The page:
A new exhibition of Sandro Botticelli's paintings, including some never seen in the U.S., will give museumgoers a glimpse into the artist's own search for sanctity.
The show, "Botticelli and the Search for the Divine," opened April 15 at Boston's Museum of Fine Arts. It showcases valuable works from the Italian Renaissance master's catalog, including a life-size "Venus" painting being displayed in America for the first time.
"We're giving the American public a chance to take a trip to Renaissance Florence," said Frederick Ilchman, who curated the exhibit for the museum.
The exhibition aims to tell how Botticelli developed as an artist. For lovers of Italian Renaissance art, a proper Botticelli show in America is long overdue.
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Botticelli seems to be having a renaissance of his own hundreds of years later after being all but forgotten and surpassed by younger geniuses like Leonardo da Vinci, said David Nolta, a professor of art history at the Massachusetts College of Art and Design.
"Botticelli has not always enjoyed the fame and popularity he does today," Nolta said.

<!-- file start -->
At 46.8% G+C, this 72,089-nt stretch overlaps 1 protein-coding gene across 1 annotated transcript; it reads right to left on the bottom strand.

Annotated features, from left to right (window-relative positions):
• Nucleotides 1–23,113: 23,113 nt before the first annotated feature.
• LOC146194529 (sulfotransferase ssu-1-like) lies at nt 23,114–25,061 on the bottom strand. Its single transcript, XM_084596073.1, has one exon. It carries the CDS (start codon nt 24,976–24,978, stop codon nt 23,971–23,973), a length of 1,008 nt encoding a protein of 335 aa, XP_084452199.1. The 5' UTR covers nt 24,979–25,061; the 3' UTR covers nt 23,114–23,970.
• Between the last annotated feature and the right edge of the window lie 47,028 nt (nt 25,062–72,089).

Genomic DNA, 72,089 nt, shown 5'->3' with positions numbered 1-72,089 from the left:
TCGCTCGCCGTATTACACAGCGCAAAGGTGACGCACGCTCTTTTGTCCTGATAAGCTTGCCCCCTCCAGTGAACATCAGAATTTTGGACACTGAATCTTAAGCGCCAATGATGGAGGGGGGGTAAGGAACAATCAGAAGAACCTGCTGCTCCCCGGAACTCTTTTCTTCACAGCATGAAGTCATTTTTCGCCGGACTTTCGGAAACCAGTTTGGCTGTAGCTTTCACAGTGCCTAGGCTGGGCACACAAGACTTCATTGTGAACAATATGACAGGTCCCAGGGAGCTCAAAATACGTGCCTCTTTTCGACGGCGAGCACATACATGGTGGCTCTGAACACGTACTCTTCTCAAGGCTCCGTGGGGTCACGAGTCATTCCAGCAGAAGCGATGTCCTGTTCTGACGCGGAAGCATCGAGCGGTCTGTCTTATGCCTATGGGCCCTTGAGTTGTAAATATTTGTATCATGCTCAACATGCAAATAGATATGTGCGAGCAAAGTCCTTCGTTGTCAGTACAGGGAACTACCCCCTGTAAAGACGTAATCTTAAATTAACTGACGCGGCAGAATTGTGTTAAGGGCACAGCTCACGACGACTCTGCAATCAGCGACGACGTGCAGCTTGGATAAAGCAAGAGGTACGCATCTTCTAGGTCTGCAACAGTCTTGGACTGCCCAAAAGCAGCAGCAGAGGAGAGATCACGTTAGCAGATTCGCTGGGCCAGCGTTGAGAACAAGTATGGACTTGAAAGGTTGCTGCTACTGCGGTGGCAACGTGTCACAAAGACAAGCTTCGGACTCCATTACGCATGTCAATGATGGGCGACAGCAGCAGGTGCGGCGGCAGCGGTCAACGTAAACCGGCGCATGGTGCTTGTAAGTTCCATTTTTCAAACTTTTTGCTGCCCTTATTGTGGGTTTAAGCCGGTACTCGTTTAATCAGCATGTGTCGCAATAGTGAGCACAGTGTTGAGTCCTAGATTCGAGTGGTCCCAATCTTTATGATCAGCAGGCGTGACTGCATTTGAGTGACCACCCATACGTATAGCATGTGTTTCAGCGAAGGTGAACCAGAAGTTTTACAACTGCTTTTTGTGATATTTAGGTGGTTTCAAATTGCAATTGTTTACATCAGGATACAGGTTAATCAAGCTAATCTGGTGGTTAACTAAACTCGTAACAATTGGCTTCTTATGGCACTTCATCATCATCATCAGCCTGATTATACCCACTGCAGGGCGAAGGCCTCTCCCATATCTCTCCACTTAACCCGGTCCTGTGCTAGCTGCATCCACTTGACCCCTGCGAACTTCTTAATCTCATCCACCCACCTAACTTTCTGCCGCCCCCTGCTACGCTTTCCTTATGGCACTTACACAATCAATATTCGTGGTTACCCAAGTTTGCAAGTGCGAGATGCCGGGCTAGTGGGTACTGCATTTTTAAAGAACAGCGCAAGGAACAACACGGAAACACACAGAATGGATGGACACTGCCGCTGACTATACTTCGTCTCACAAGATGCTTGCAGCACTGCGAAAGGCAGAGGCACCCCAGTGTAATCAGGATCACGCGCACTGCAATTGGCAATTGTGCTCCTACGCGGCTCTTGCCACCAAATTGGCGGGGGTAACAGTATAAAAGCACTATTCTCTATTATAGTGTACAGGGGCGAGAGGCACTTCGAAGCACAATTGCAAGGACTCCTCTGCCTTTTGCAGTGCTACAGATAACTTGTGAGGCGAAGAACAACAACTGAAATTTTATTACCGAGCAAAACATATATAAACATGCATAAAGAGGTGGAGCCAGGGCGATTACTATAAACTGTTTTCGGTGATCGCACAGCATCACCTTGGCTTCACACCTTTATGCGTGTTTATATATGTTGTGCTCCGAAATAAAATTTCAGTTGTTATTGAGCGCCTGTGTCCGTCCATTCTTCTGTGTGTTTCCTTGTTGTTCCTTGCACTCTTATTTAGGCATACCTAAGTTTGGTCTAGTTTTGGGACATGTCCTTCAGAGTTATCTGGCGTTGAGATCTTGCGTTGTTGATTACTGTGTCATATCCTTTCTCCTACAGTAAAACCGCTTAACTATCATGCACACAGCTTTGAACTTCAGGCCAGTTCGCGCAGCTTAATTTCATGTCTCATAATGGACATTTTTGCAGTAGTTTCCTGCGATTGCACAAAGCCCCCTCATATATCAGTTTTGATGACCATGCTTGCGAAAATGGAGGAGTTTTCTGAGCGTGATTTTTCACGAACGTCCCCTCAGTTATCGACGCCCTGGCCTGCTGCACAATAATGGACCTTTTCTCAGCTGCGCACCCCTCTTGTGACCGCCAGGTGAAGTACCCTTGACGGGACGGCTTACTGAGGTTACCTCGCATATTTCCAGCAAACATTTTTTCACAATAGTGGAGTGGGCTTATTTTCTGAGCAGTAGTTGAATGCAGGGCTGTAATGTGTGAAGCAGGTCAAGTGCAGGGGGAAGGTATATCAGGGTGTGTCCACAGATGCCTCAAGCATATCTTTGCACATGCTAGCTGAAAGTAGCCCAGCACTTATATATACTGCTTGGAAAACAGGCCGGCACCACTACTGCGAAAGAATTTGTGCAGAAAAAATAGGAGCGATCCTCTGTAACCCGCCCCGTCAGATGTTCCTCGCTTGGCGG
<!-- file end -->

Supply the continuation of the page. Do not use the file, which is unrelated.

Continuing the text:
The exhibition at the Museum of Fine Arts features 24 paintings on loan from Italian museums, including the famous Uffizi Gallery in Florence. There also will be a Botticelli painting from the MFA's permanent collection, and two on loan from the Harvard and Isabella Stewart Gardner Museums.
Visitors will notice how Botticelli practiced dual specialties: religious paintings, a specialty for the majority of Renaissance artists; and classical mythology, including several goddess figures covered by little more than their flowing or braided hair.
"He set the standard for beauty in the 15th century, and it is one that we — in the 21st century — still respond to," Ilchman said.
Perhaps the most celebrated piece in the exhibition is "Venus," a reworking of Botticelli's most famous painting, "Birth of Venus." Completed around 1490, the wood panel painting depicts the goddess of love wearing a sheer covering and knee-length auburn hair. "Venus" is on loan from the Galleria Sabauda in Turin, Italy.
On loan from the Uffizi is a painting titled "Minerva and the Centaur." In the artist's exploration of rational thought verses animal instinct, the painting shows a goddess overcoming a half-man, half-horse beast.
Botticelli's work takes a turn, however, when a new ruler comes to power in the late 15th century. Friar Girolamo Savonarola was a devout preacher who banned secular arts and culture because it was thought to be sinful in nature. After Savonarola, Botticelli painted only religious impressions and dropped his specialty of sensual goddesses and mythological creatures.
"The mood can be severe and even mournful," Ilchman said of Botticelli's later works. "It's a response to a change in politics and religious that is borne out in the artwork itself."
"Botticelli and the Search for the Divine" runs through July 9.